“While asking the boards not to allow their players to take part in the Kashmir League, we have informed them that in case they do, they can’t be part of any cricketing activity in India. We have done this keeping national interest in mind,” a top BCCI official was quoted saying by The Sunday Express. “We have no problems with those playing the Pakistan Super League (PSL) but this is a league in PoK. We are toeing our government’s line.”
“The BCCI would be well within their rights to take decisions with respect to the cricketing ecosystem in India. The fact that the Indian cricketing ecosystem is the most sought after for cricketing opportunities globally,” another official was quoted saying by the ANI. “They (PCB) are welcome to raise the matter at the ICC and one can understand where this is coming from but the question that they need to ask themselves is whether it is on account of government interference in their working since the PM of Pakistan is officially their Patron as per their own constitution. It is time to consider whether this issue also ought to be raised at the ICC.”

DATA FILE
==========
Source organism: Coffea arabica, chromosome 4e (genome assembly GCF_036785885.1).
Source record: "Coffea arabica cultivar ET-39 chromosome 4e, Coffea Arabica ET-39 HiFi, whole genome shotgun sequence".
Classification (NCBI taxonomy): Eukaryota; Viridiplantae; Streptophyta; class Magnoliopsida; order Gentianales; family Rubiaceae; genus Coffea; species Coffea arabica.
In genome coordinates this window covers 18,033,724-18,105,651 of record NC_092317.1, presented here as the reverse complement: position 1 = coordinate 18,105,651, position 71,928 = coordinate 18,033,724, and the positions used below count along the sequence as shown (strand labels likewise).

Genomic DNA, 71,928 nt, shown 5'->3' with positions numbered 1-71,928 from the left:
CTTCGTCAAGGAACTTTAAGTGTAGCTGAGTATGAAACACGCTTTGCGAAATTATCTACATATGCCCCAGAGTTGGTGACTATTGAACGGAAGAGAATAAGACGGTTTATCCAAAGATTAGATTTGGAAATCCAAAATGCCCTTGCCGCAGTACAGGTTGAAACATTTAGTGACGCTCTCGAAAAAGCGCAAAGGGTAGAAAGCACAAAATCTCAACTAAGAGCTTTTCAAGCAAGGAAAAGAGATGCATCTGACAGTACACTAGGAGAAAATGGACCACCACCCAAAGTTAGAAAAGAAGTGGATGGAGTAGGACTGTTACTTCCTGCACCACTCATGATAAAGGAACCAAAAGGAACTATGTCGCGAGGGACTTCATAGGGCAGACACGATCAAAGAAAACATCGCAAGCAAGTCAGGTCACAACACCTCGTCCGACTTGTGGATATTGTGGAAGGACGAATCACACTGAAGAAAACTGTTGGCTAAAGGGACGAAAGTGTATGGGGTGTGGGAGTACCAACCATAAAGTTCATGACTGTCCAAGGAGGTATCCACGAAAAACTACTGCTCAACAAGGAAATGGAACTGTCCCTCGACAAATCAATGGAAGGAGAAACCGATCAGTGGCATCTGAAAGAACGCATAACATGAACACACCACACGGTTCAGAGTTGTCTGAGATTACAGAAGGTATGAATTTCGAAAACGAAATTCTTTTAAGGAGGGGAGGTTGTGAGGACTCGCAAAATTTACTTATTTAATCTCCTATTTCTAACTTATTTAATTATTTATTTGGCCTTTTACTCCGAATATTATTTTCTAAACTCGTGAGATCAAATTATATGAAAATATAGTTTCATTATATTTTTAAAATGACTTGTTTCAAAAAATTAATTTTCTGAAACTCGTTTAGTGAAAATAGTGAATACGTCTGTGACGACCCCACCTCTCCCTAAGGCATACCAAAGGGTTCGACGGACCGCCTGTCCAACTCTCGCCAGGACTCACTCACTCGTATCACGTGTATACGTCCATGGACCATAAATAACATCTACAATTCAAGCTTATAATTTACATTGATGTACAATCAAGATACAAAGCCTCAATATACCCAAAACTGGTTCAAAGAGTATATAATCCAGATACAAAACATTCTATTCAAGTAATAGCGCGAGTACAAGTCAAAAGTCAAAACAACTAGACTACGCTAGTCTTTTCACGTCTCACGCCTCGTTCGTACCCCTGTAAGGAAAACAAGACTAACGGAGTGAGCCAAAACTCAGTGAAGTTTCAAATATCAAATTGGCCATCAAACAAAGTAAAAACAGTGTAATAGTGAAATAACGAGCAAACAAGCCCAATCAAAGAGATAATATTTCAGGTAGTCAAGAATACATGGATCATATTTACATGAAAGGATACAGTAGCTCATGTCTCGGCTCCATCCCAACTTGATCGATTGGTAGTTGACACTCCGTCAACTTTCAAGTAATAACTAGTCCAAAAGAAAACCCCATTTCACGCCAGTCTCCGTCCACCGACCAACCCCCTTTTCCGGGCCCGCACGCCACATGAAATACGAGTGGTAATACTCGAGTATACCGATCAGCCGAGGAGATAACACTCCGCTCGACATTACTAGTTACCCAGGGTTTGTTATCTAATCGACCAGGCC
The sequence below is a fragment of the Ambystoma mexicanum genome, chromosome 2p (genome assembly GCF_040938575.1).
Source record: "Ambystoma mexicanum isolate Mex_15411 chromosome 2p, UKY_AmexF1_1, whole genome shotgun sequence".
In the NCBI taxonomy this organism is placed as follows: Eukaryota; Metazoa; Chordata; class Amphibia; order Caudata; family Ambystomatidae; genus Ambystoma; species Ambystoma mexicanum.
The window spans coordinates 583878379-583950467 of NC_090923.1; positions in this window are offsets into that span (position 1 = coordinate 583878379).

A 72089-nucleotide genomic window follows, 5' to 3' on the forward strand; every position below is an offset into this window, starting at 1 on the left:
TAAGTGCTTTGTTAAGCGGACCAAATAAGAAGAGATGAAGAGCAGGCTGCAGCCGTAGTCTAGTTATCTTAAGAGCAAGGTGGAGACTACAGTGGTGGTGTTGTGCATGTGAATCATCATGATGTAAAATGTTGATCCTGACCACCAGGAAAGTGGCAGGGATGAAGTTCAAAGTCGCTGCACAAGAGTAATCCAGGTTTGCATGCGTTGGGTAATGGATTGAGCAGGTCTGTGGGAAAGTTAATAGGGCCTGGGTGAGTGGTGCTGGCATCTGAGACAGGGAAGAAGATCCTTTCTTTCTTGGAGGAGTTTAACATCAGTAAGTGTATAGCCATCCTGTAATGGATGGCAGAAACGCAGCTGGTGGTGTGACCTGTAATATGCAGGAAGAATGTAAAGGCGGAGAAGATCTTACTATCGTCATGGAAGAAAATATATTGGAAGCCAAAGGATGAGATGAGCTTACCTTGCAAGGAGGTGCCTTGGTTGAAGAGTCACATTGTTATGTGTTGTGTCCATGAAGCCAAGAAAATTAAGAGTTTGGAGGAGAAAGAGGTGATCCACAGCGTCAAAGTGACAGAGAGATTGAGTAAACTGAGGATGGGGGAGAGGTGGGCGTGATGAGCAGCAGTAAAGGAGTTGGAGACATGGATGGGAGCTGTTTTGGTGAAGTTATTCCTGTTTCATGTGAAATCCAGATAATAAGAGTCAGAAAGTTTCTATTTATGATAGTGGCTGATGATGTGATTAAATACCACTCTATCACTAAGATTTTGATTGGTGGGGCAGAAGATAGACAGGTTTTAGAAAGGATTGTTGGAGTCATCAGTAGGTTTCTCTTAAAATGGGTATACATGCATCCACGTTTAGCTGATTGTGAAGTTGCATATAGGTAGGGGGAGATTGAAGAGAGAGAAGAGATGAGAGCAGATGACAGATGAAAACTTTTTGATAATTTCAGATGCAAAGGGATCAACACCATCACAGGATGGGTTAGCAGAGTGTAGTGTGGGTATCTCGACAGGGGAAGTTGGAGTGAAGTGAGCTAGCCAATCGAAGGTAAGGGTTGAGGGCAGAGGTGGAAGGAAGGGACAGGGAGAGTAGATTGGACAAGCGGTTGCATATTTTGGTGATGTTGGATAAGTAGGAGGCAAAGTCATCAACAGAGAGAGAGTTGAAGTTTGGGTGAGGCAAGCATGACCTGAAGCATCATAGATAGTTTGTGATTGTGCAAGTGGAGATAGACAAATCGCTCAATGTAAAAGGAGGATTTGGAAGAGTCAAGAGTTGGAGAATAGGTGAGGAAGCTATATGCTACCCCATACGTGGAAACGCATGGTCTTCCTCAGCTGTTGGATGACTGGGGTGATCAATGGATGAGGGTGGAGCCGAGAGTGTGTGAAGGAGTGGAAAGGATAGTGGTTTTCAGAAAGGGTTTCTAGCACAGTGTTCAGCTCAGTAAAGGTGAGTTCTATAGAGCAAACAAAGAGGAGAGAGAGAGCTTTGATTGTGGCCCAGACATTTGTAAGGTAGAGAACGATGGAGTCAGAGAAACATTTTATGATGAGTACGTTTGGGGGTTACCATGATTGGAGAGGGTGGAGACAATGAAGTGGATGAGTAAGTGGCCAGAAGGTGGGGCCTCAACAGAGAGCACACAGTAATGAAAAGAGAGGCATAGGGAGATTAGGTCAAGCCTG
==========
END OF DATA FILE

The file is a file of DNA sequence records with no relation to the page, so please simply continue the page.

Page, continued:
What Is KPL
The KPL is a T20 tourney’s first edition that will be played in the refurbished stadium at Muzaffarabad, the capital city of Pakistani controlled Kashmir.
It was conceived in 2020. It will have six teams – five of which would be drawn from different Pakistan-administered Kashmir areas and one will be from the Kashmir diaspora. The teams have been named as – Overseas Warriors, Muzaffarabad Tigers, Rawalakot Hawks, Bagh Stallions, Mirpur Royals and Kotli Lions, led by prominent Pakistan current and cricketers Imad Wasim, Mohammad Hafeez, Shahid Afridi, Shadab Khan, Shoaib Malik, and Kamran Akmal, respectively. As per the information available online, each team will have five local Kashmiri players.
Apparently, the idea is to offer exposure to the local talent and get them to rub their shoulders with international cricketers. But getting international players to Muzaffarabad also means reinforcing the status quo on a territory that is disputed.